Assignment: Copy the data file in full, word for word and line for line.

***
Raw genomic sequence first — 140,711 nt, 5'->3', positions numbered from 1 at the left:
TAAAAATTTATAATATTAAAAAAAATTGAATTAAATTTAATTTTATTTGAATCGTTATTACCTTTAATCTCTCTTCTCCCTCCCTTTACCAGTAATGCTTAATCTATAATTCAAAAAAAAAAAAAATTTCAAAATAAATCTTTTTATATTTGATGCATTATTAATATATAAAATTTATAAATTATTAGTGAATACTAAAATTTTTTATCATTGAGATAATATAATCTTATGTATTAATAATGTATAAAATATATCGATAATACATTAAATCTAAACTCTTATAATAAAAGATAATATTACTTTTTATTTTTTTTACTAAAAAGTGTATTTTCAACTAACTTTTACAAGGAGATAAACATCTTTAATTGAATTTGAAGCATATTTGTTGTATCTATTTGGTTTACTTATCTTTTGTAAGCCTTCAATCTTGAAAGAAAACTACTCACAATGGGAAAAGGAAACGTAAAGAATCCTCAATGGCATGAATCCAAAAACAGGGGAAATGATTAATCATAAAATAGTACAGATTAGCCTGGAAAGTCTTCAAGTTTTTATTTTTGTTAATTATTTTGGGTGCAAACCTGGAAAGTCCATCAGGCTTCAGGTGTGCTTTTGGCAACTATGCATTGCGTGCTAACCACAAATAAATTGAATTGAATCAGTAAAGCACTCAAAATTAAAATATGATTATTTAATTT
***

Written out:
Raw genomic sequence first — 140,711 nt, 5'->3', positions numbered from 1 at the left:
TAAAAATTTATAATATTAAAAAAAATTGAATTAAATTTAATTTTATTTGAATCGTTATTACCTTTAATCTCTCTTCTCCCTCCCTTTACCAGTAATGCTTAATCTATAATTCAAAAAAAAAAAAAATTTCAAAATAAATCTTTTTATATTTGATGCATTATTAATATATAAAATTTATAAATTATTAGTGAATACTAAAATTTTTTATCATTGAGATAATATAATCTTATGTATTAATAATGTATAAAATATATCGATAATACATTAAATCTAAACTCTTATAATAAAAGATAATATTACTTTTTATTTTTTTTACTAAAAAGTGTATTTTCAACTAACTTTTACAAGGAGATAAACATCTTTAATTGAATTTGAAGCATATTTGTTGTATCTATTTGGTTTACTTATCTTTTGTAAGCCTTCAATCTTGAAAGAAAACTACTCACAATGGGAAAAGGAAACGTAAAGAATCCTCAATGGCATGAATCCAAAAACAGGGGAAATGATTAATCATAAAATAGTACAGATTAGCCTGGAAAGTCTTCAAGTTTTTATTTTTGTTAATTATTTTGGGTGCAAACCTGGAAAGTCCATCAGGCTTCAGGTGTGCTTTTGGCAACTATGCATTGCGTGCTAACCACAAATAAATTGAATTGAATCAGTAAAGCACTCAAAATTAAAATATGATTATTTAATTT